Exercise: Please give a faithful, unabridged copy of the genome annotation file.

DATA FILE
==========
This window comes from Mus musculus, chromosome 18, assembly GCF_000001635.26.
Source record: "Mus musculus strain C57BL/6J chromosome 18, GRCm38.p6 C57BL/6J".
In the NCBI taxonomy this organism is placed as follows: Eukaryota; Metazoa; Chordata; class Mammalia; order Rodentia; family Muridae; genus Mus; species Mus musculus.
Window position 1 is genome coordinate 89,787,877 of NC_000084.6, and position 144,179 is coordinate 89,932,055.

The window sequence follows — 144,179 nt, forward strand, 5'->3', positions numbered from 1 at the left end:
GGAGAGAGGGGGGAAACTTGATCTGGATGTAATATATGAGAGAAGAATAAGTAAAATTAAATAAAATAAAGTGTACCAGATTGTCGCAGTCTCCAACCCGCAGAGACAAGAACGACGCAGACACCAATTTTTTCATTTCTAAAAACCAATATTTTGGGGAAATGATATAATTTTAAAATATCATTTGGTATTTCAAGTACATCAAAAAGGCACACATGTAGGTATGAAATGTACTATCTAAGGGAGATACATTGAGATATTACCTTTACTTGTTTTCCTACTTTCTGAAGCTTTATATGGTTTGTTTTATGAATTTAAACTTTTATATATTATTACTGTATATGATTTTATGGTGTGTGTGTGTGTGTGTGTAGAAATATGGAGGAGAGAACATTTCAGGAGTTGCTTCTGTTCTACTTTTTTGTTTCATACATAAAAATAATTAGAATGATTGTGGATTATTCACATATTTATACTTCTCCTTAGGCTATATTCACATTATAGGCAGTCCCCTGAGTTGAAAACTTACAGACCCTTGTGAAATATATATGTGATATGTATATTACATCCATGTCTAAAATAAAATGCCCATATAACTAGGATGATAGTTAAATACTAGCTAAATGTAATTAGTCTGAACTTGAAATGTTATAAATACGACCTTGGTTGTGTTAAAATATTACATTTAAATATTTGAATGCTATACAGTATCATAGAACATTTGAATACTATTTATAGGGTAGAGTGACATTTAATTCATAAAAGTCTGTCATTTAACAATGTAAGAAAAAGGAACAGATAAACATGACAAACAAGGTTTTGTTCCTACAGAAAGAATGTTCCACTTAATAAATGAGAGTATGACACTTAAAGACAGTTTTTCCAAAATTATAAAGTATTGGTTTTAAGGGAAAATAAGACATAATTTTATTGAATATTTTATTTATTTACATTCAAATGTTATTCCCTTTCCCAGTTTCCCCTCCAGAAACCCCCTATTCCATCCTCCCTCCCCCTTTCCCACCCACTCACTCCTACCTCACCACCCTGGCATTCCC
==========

This window comes from Mus musculus, chromosome 18, assembly GCF_000001635.26.
Source record: "Mus musculus strain C57BL/6J chromosome 18, GRCm38.p6 C57BL/6J".
In the NCBI taxonomy this organism is placed as follows: Eukaryota; Metazoa; Chordata; class Mammalia; order Rodentia; family Muridae; genus Mus; species Mus musculus.
Window position 1 is genome coordinate 89,787,877 of NC_000084.6, and position 144,179 is coordinate 89,932,055.

The window sequence follows — 144,179 nt, forward strand, 5'->3', positions numbered from 1 at the left end:
GGAGAGAGGGGGGAAACTTGATCTGGATGTAATATATGAGAGAAGAATAAGTAAAATTAAATAAAATAAAGTGTACCAGATTGTCGCAGTCTCCAACCCGCAGAGACAAGAACGACGCAGACACCAATTTTTTCATTTCTAAAAACCAATATTTTGGGGAAATGATATAATTTTAAAATATCATTTGGTATTTCAAGTACATCAAAAAGGCACACATGTAGGTATGAAATGTACTATCTAAGGGAGATACATTGAGATATTACCTTTACTTGTTTTCCTACTTTCTGAAGCTTTATATGGTTTGTTTTATGAATTTAAACTTTTATATATTATTACTGTATATGATTTTATGGTGTGTGTGTGTGTGTGTGTAGAAATATGGAGGAGAGAACATTTCAGGAGTTGCTTCTGTTCTACTTTTTTGTTTCATACATAAAAATAATTAGAATGATTGTGGATTATTCACATATTTATACTTCTCCTTAGGCTATATTCACATTATAGGCAGTCCCCTGAGTTGAAAACTTACAGACCCTTGTGAAATATATATGTGATATGTATATTACATCCATGTCTAAAATAAAATGCCCATATAACTAGGATGATAGTTAAATACTAGCTAAATGTAATTAGTCTGAACTTGAAATGTTATAAATACGACCTTGGTTGTGTTAAAATATTACATTTAAATATTTGAATGCTATACAGTATCATAGAACATTTGAATACTATTTATAGGGTAGAGTGACATTTAATTCATAAAAGTCTGTCATTTAACAATGTAAGAAAAAGGAACAGATAAACATGACAAACAAGGTTTTGTTCCTACAGAAAGAATGTTCCACTTAATAAATGAGAGTATGACACTTAAAGACAGTTTTTCCAAAATTATAAAGTATTGGTTTTAAGGGAAAATAAGACATAATTTTATTGAATATTTTATTTATTTACATTCAAATGTTATTCCCTTTCCCAGTTTCCCCTCCAGAAACCCCCTATTCCATCCTCCCTCCCCCTTTCCCACCCACTCACTCCTACCTCACCACCCTGGCATTCCC